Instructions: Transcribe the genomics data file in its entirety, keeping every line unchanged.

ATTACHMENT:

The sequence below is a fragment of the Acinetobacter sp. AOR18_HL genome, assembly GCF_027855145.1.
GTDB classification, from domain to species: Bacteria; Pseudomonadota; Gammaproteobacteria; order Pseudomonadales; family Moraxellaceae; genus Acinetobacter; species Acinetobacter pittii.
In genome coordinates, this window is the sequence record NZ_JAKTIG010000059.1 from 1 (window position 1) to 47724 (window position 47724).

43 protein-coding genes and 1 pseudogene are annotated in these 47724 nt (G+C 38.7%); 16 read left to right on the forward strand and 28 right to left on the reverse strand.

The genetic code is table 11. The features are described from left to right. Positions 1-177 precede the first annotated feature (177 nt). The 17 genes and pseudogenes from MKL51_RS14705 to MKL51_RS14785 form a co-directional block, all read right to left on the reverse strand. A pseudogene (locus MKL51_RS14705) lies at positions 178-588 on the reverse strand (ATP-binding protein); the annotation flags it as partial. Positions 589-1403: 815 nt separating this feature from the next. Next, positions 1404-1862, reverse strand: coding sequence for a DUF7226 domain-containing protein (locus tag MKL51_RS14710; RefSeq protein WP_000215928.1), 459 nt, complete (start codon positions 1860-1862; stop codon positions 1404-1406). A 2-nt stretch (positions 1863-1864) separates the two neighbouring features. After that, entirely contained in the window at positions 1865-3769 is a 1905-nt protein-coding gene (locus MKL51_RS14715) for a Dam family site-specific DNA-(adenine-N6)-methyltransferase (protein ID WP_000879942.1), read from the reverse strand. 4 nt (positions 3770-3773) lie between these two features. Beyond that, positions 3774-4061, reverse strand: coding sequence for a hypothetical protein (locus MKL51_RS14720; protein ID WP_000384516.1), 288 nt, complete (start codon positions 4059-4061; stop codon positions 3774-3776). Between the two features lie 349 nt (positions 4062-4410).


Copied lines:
The sequence below is a fragment of the Acinetobacter sp. AOR18_HL genome, assembly GCF_027855145.1.
GTDB classification, from domain to species: Bacteria; Pseudomonadota; Gammaproteobacteria; order Pseudomonadales; family Moraxellaceae; genus Acinetobacter; species Acinetobacter pittii.
In genome coordinates, this window is the sequence record NZ_JAKTIG010000059.1 from 1 (window position 1) to 47724 (window position 47724).

43 protein-coding genes and 1 pseudogene are annotated in these 47724 nt (G+C 38.7%); 16 read left to right on the forward strand and 28 right to left on the reverse strand.

The genetic code is table 11. The features are described from left to right. Positions 1-177 precede the first annotated feature (177 nt). The 17 genes and pseudogenes from MKL51_RS14705 to MKL51_RS14785 form a co-directional block, all read right to left on the reverse strand. A pseudogene (locus MKL51_RS14705) lies at positions 178-588 on the reverse strand (ATP-binding protein); the annotation flags it as partial. Positions 589-1403: 815 nt separating this feature from the next. Next, positions 1404-1862, reverse strand: coding sequence for a DUF7226 domain-containing protein (locus tag MKL51_RS14710; RefSeq protein WP_000215928.1), 459 nt, complete (start codon positions 1860-1862; stop codon positions 1404-1406). A 2-nt stretch (positions 1863-1864) separates the two neighbouring features. After that, entirely contained in the window at positions 1865-3769 is a 1905-nt protein-coding gene (locus MKL51_RS14715) for a Dam family site-specific DNA-(adenine-N6)-methyltransferase (protein ID WP_000879942.1), read from the reverse strand. 4 nt (positions 3770-3773) lie between these two features. Beyond that, positions 3774-4061, reverse strand: coding sequence for a hypothetical protein (locus MKL51_RS14720; protein ID WP_000384516.1), 288 nt, complete (start codon positions 4059-4061; stop codon positions 3774-3776). Between the two features lie 349 nt (positions 4062-4410).